The Greeley Panorama is the result of four and a half months of imaging at Opportunity's winter location, Greeley Haven. The team chose the site for its Northerly tilt, to optimize solar gain during the winter months. The site's informal name is a tribute to the late Ronald Greeley, a geologist and former MER science team member.
During the acquisition of this panorama, Opportunity took advantage of its stationary position to do a number of other science experiments, including radio-science measurements to refine our knowledge of the interior of Mars, repeated observations of the atmosphere and surface, and investigations of the composition and textures of the outcrop in front of the rover.
Greeley Haven is located on Cape York, part of the Western rim of Endeavour Crater on Mars. In this image, the crater stretches from the center to the right side. Because the panorama shows a full 360 degrees, the rest of the crater can be seen on the left side. The tracks in the center reveal darker soil under a thin layer of bright dust. Stretching along the bottom of the image is the rover itself, distorted because of the type of projection used.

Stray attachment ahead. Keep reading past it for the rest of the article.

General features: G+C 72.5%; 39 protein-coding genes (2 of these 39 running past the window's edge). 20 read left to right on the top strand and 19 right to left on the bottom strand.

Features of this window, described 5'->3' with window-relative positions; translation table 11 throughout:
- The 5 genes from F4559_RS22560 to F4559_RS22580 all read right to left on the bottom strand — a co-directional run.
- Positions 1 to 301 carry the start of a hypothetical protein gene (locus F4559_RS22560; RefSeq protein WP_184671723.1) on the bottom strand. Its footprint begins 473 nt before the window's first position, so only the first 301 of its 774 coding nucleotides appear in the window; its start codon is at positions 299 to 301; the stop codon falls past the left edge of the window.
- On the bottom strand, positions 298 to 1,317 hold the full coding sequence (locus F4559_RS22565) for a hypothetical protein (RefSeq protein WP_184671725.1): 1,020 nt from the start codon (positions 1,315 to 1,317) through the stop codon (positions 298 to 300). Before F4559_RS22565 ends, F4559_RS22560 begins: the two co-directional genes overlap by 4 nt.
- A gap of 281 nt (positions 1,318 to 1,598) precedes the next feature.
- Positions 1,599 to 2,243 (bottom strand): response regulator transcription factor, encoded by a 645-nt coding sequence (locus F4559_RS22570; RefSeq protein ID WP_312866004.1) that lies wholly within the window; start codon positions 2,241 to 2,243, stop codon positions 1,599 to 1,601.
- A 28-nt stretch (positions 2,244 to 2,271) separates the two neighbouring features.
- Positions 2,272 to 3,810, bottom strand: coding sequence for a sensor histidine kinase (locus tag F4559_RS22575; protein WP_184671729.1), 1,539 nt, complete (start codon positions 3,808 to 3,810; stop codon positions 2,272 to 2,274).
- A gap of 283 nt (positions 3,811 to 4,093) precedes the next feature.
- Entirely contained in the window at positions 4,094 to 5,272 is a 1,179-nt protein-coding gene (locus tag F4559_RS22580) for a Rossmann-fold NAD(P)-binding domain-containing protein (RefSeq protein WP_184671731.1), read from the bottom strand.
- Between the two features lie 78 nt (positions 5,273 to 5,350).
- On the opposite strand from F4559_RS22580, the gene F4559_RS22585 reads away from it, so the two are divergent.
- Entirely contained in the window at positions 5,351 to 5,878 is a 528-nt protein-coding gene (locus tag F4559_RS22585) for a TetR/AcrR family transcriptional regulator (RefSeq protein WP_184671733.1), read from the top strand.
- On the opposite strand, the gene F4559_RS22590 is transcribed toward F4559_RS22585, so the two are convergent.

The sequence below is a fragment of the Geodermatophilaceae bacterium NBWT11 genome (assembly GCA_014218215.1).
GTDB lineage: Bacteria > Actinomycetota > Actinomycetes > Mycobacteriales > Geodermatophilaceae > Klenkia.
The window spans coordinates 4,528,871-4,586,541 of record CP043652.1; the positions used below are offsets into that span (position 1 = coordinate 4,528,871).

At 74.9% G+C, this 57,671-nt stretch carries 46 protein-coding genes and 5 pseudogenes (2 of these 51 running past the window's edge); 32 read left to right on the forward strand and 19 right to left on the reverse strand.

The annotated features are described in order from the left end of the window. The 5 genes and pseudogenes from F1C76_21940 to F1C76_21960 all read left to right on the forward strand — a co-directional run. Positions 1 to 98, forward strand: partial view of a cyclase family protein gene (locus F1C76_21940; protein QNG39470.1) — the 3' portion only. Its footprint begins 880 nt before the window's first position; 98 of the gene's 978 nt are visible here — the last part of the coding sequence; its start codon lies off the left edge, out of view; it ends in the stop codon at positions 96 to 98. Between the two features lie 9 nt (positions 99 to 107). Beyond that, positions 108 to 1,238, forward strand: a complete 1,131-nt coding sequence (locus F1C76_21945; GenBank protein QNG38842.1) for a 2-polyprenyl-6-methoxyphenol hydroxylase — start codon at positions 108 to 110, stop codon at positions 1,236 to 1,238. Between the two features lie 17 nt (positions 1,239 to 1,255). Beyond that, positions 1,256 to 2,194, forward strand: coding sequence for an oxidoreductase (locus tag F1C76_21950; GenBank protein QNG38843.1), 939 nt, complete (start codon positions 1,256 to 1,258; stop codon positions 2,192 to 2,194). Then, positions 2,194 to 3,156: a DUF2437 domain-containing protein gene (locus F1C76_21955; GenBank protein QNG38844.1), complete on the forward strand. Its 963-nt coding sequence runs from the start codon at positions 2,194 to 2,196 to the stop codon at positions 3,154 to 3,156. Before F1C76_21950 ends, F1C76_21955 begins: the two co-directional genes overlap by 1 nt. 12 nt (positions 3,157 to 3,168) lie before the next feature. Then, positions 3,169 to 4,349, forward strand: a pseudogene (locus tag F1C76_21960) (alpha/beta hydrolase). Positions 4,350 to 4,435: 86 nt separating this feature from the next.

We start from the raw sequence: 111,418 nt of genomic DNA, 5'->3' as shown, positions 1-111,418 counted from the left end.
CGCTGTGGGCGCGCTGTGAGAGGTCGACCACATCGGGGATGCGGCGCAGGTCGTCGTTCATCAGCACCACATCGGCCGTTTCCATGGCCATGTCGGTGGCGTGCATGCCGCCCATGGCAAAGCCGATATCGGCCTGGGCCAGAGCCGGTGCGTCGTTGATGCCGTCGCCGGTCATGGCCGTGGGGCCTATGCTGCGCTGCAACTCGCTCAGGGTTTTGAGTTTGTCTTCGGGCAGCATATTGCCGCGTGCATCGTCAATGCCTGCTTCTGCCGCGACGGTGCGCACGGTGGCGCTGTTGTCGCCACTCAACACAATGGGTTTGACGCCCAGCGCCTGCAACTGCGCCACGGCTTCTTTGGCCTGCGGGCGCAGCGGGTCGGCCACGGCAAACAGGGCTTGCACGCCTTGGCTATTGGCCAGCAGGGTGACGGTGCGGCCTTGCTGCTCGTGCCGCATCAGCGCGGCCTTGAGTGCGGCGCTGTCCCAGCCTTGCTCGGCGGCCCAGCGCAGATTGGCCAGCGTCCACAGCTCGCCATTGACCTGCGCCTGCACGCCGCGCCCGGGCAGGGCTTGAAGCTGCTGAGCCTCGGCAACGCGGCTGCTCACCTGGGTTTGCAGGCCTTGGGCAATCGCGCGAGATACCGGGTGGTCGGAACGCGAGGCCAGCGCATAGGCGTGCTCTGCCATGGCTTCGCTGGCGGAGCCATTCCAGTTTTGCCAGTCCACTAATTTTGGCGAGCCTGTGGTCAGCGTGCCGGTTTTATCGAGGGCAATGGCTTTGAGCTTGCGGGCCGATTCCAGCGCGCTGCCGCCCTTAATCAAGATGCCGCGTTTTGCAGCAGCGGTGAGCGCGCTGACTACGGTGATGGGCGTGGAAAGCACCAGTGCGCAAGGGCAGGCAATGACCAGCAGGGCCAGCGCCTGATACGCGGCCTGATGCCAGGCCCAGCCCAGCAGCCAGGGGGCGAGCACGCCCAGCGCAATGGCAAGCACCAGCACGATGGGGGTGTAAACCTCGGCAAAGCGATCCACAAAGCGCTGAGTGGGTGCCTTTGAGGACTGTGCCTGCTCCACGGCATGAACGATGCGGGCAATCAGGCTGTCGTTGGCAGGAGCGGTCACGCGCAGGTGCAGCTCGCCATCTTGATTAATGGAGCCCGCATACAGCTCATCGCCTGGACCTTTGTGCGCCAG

The Greeley Panorama is made up of 817 separate images taken by the Panoramic Camera (Pancam) between sols 2811 and 2947 (Dec. 21, 2011 and May 8, 2012). A false color view is presented to make certain differences between materials in the scene easier to see. Pancam's 753, 535, and 432 nanometer (L257) filters were used to create the Greeley Pan. A separate deck pan portion using Pancam's 601, 535, and 482 nanometer (L456) filters has been color balanced to match the L257 view and included in this mosaic.
Full resolution images available for download below.
Full Size JPG | Full Size TIFF
Image Dimensions: 23096x7981
Image credit: NASA/JPL-Caltech/Cornell/ASU
Image mosaicking: Jim Bell
Calibration and color rendering: CCC
and the Pancam team (Jim Bell, Jonathan Joseph)
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